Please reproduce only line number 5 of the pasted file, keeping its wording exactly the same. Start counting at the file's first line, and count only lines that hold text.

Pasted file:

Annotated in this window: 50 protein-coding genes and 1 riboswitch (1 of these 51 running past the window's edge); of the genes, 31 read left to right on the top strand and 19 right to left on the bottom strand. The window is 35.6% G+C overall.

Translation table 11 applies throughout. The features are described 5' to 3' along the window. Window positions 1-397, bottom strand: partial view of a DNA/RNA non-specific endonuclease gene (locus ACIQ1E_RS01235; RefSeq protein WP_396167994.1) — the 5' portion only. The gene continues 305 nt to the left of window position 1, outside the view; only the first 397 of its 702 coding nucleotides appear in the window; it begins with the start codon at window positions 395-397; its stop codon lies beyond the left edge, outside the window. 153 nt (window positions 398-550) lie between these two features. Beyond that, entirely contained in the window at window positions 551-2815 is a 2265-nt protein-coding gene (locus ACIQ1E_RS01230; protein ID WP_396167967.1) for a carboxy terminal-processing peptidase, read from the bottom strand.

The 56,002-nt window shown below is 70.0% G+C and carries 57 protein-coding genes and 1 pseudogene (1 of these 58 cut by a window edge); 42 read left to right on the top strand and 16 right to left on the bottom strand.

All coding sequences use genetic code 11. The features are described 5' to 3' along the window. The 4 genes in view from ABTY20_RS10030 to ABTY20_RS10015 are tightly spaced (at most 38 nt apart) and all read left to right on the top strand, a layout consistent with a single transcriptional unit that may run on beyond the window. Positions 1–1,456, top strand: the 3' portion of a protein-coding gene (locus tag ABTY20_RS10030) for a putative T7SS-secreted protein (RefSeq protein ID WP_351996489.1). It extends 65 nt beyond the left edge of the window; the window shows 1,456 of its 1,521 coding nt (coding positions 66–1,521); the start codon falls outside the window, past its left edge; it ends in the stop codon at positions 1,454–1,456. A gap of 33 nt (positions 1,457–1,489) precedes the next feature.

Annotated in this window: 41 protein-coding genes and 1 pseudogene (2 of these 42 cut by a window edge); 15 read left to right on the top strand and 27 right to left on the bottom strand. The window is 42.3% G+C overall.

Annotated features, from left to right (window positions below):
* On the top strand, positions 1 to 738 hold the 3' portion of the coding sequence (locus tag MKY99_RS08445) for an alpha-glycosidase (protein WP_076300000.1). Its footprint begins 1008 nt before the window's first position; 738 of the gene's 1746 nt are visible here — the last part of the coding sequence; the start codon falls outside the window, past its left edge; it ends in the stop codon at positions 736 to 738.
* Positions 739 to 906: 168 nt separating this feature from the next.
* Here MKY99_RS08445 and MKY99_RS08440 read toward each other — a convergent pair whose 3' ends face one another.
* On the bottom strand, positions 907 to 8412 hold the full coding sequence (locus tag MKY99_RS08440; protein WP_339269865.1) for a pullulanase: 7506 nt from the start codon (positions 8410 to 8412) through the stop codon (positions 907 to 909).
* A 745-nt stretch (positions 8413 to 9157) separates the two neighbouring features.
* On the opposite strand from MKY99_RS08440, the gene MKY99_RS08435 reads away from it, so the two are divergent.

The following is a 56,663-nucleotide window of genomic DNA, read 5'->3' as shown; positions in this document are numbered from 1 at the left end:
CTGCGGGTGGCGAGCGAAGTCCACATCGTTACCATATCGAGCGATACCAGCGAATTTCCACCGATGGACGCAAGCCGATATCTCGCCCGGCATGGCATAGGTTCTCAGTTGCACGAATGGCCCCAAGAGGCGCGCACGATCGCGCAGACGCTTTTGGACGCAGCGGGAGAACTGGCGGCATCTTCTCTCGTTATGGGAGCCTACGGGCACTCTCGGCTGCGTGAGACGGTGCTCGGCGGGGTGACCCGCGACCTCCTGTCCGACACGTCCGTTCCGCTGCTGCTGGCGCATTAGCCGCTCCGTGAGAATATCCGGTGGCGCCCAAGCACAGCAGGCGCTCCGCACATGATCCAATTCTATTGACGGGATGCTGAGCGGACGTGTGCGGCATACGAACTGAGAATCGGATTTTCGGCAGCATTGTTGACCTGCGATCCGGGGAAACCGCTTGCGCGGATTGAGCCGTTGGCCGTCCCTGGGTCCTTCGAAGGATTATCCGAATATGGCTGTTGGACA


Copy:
Annotated in this window: 41 protein-coding genes and 1 pseudogene (2 of these 42 cut by a window edge); 15 read left to right on the top strand and 27 right to left on the bottom strand. The window is 42.3% G+C overall.